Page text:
I am writing this piece out of a renewed terror of C++, particularly after reading some of the items from "Effective C++/More Effective C++" by Scott Meyers (http://aristeia.com/books.html) and now moving on to "Modern C++ Design" by Andrei Alexandrescu (http://www.moderncppdesign.com).
I have been using C++ for practically most of the last 10 years but it still succeeds in throwing up dark corner cases and quirks. Particularly jarring are some of them which go against my intuition of how the code should behave. My experience is in the same vein as here and here. More criticism of C++ is easily found all over the web, some of it coming from star programmers like Linus Torvalds as well. Whenever I am comfortable with using C++ and reading C++ code, it is just when the code uses the small sub-set of C++ that I use and I know. And everyone just seems to use their own favorite sub-set of C++.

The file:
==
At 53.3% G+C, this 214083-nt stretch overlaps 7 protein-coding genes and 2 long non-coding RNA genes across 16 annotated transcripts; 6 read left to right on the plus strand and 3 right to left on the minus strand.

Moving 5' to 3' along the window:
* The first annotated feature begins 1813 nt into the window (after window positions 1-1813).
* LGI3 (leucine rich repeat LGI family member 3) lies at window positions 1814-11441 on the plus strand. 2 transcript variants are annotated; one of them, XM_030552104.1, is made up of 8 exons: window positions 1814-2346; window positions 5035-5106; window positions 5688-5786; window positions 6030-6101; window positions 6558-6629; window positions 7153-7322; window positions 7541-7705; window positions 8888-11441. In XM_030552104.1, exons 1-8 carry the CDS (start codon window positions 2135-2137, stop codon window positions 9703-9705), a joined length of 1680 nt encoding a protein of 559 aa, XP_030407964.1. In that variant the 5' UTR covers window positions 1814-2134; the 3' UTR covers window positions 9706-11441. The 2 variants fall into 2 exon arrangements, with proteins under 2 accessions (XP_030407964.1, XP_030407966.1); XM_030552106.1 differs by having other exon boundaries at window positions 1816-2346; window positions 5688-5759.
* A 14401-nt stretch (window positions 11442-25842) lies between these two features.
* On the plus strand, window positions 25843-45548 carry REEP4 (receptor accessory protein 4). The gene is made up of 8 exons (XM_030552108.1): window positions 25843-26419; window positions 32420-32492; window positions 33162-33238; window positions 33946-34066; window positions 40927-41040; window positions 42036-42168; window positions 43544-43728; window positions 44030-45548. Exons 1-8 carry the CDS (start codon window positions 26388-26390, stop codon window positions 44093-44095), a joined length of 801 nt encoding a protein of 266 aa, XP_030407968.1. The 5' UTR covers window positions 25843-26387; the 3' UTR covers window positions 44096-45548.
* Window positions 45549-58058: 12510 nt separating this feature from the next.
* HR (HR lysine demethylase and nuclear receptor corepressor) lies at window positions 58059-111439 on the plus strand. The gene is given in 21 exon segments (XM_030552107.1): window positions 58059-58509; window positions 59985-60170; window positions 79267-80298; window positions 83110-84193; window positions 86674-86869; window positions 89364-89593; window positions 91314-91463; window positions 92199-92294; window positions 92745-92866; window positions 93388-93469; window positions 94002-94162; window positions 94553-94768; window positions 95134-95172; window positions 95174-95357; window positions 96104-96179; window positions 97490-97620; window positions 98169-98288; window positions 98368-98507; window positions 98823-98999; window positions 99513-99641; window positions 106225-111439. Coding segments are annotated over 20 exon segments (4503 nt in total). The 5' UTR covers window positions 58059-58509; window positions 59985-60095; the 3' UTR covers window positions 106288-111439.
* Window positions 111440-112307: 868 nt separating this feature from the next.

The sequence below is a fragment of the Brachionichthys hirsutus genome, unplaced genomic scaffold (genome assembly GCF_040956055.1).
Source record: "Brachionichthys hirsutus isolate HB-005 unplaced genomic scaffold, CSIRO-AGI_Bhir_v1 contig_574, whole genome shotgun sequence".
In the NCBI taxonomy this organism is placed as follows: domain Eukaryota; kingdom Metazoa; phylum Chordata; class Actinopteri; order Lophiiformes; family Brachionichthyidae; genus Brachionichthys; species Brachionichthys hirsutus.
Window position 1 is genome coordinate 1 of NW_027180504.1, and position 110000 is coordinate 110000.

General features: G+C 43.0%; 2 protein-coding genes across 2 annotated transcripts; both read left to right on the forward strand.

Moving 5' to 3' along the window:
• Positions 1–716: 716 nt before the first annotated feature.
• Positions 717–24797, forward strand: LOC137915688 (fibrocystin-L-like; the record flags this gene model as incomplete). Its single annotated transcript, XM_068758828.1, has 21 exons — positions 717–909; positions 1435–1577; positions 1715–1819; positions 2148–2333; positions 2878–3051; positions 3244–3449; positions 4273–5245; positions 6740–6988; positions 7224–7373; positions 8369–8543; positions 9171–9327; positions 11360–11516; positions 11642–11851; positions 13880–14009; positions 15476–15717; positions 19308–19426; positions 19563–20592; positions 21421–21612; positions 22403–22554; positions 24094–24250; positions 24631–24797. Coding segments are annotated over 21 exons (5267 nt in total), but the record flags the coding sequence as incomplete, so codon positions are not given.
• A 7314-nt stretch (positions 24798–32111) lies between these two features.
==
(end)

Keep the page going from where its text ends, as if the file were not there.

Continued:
An example is the items in the books by Meyers. Many of them are very informative and it never feels like a drab listing, thanks to the lively style of Meyers' writing. Most appreciable are items about class design and efficiency matters. In contrast, most troubling items are those that attempt to explain, cope with or "engineer" around C++ syntax. Operator overloading still tops my list of nonsense and unnecessary features. If it’s just syntactic sugar, it is making everyone a diabetic.
To be fair, C++ has had to deal with supporting new features as well as maintaining backward compatibility with C. It is feature-rich and multi-paradigm. It seems that individual features of C++ like Classes, Inheritance, Templates, Exception Handling and others are very useful and well thought of. However, when these facilities combine in a real world code, they have a devastating effect. Explanations of smart "techniques" to somehow handle each and every combination case increasingly venture into the territory of the obscure and the ugly. Lack of garbage collection and memory/system issues only worsen the situation. So when Meyers tries to work out such complex issues, it just strikes me that such situations should just be avoided at all costs. There should be simpler ways of doing such things. Knowing C++, it is apparent that there would be many ways of doing the same thing, some simple, others not so.
I hope to write something more over the next weeks about C++ and particularly, "simpler" ways of doing things and anything truly useful, like compile time checks.